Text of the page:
Wednesday, January 12, 2011

Venison Spaghtetti

Yes, yes, I know - not everyone likes venison.  But, if do like venison, this is a great spaghetti sauce recipe that Kent and I found.  We made it a few weeks ago and really enjoyed it.  We doubled the recipe to make a large amount of sauce, so we were able to freeze half of it.  This is a great meal for cold winter days!

Venison Spaghetti
1 lb ground venison, browned, drained and rinsed.
1/2 lb whole wheat spaghetti, cooked
Cooking spray
1 small onion, sliced
1 stalk celery, sliced
1-2 cloves garlic, crushed
1 cup fresh mushrooms, sliced
1 green pepper, sliced
2 cans crushed tomatoes, drained
1 can tomato paste (optional)
Italian seasonings and salt to taste
(we also added a splash of red wine)

Cook pasta and set aside.  Brown and drain venison - set aside.  Spray skillet with cooking spray and add onion and celery. Saute for 1-2 minutes.  Add mushroom, pepper and garlic and saute until vegetables are just beginning to soften.  Add cooked venison, crushed tomatoes, tomato paste and seasoning. Cook over medium heat until flavors are well-blended and the sauce is heated through.

Combine cooked pasta and sauce in a large bowl and serve. Makes 8-10 servings.
(Recipe from Spark Recipes)

Nutritional Info on Venison Spaghetti from Spark Recipes
Servings Per Recipe: 10
Amount Per Serving
Calories: 198.5
Total Fat: 3.5 g
Cholesterol: 33.3 mg
Sodium: 223.2 mg
Total Carbs: 29.3 g
Dietary Fiber: 5.5 g
Protein: 15.0 g

Friday, January 7, 2011

Tomato Casserole

Kent's great-aunt, Mary Alice, has been making a wonderful tomato casserole for years.  A few years ago we finally got the ingredients from her and have been working on our own version ever since.  This is a great casserole to throw into the usual dinner rotation.  It's as easy as making a green bean casserole but has a lot more flavor.  We took this dish to some friends last week who had recently had a baby, and it reminded me that I had never posted this wonderful recipe on the blog.  So here goes...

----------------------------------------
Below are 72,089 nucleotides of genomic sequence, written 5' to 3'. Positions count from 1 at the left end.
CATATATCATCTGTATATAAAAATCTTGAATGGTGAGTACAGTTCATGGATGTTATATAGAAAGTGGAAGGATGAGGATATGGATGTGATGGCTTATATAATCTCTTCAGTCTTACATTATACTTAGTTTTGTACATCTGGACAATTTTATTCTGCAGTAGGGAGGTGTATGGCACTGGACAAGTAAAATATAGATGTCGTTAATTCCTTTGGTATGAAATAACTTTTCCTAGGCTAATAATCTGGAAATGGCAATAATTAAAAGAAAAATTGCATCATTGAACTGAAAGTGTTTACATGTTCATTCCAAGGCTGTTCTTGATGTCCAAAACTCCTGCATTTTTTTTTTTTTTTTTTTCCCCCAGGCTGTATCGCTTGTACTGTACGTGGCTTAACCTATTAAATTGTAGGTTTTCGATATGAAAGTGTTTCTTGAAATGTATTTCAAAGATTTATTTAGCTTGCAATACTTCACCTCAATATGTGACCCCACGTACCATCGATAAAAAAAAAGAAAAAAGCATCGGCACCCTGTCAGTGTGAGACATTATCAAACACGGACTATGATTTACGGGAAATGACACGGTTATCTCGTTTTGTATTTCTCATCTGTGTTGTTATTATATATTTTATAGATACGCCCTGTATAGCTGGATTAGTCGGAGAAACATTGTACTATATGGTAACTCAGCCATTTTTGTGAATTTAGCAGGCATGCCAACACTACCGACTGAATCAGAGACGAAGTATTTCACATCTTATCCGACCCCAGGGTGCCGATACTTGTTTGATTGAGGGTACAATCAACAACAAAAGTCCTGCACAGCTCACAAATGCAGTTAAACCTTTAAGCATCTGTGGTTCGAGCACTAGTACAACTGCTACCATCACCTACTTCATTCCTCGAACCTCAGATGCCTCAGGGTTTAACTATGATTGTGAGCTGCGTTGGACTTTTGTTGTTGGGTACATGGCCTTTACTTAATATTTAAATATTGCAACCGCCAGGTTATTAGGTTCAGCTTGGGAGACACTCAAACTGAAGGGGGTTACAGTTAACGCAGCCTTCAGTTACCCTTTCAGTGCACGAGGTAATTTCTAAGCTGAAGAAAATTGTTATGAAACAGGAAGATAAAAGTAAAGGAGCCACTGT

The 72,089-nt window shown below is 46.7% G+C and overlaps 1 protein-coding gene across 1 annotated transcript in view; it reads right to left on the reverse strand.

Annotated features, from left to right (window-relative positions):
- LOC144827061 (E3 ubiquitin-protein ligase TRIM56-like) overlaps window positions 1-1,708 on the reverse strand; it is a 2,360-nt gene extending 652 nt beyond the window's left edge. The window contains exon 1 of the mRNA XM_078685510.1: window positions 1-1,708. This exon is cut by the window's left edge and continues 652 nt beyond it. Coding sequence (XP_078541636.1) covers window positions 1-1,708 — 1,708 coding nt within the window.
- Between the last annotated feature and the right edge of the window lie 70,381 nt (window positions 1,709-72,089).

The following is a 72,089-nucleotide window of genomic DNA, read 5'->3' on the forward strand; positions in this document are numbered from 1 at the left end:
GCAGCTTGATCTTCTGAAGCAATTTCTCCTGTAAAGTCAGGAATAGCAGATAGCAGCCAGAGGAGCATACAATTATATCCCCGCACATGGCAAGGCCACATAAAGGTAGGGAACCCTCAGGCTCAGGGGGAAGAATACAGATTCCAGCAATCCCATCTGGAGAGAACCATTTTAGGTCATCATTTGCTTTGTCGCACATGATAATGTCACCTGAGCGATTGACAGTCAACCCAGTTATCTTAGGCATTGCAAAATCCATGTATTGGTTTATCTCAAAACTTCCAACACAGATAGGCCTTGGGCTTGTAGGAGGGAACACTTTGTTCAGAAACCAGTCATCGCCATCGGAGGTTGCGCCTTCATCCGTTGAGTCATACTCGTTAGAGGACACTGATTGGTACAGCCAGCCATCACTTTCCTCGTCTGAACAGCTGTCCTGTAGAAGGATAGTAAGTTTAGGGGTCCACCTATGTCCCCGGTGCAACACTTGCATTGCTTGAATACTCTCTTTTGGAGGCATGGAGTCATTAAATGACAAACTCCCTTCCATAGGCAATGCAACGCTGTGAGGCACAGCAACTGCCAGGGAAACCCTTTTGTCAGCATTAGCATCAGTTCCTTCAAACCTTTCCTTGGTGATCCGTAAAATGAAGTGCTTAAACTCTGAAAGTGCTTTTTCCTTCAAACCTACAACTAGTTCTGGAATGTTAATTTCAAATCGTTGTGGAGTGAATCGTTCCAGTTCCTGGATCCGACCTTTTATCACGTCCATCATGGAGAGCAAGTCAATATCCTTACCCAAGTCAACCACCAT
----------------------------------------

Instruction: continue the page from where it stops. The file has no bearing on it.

Tomato Casserole
2 (15 oz) cans petite diced tomatoes
2 tbsp butter
1/2 cup green bell pepper, diced
1/2 cup sweet onion, diced
French's fried onion rings
1 sleeve crushed Ritz crackers
1/2 tsp sugar
1 cup grated cheddar cheese
salt and pepper to taste

Saute the onions and pepper in butter until the onions become clear.  Mix the tomatoes (with most of the sauce), crackers, cheese, salt, pepper, sugar, and the sauteed onions and peppers.  Bake for 20 minutes at 350 degrees.  Add the onion rings and bake 10 minutes more.

Monday, January 3, 2011

Happy New Year!

I hope everyone is having a wonderful start to 2011!  We celebrated the New Year with some of our favorite people at a New Years Eve Party we hosted at our house.  We decided to go with a wine and cheese theme for the evening and had a fun time shopping for everything at World Market and Whole Foods. 
We separated the wines, cheeses, and sausages into geographical regions - Italy, France/California, and Spain/South America.

Wines: Chianti and Orvieto Classico
Cheese:  Asiago
Sausage: Peppered Italian Salame

Wine:  Pinot Noir*
(The grapes used to make Pinot Noir on the West Coast are the same variety used to make Burgundy in France - so we had a crossover region.)
Cheese: Brie
Sausage: French Salame

Spain/South America
Wine: Malbec
(Malbec is made in South America, the cheeses and sausage can be found in Spain and South America.)
Cheeses: Manchego** and Bleu
Sausage: Chorizo

* One of the Pinot Noirs that we served was the Gallo of Sonoma Reserve produced in California.  I've had this wine twice, and it is quickly becoming one of my favorites.  It has won several awards along with other wines from their vineyards.  It is said to have tastes of red fruits and earthy elements.  It can be purchased in most grocery stores for around $12.

** The favorite cheese of the night was the Manchego.  We had never had this cheese before, but found that it matched well with Malbecs.  We went to Whole Foods to pick cheeses and narrowed down our choices based on some research we had done.  One of the employees at Whole Foods told us that Manchego (a sheep's milk cheese) was a cheese that most people liked, so we decided to give it a try.  Since I don't normally like hard cheeses, I was surprised how much I liked it.

We also served a Cheddar, a Havarti, and olive bruschetta and finished off the night with Champagne.  I loved spending the night with our friends and hope everyone had a wonderful New Years Eve!  Happy 2011!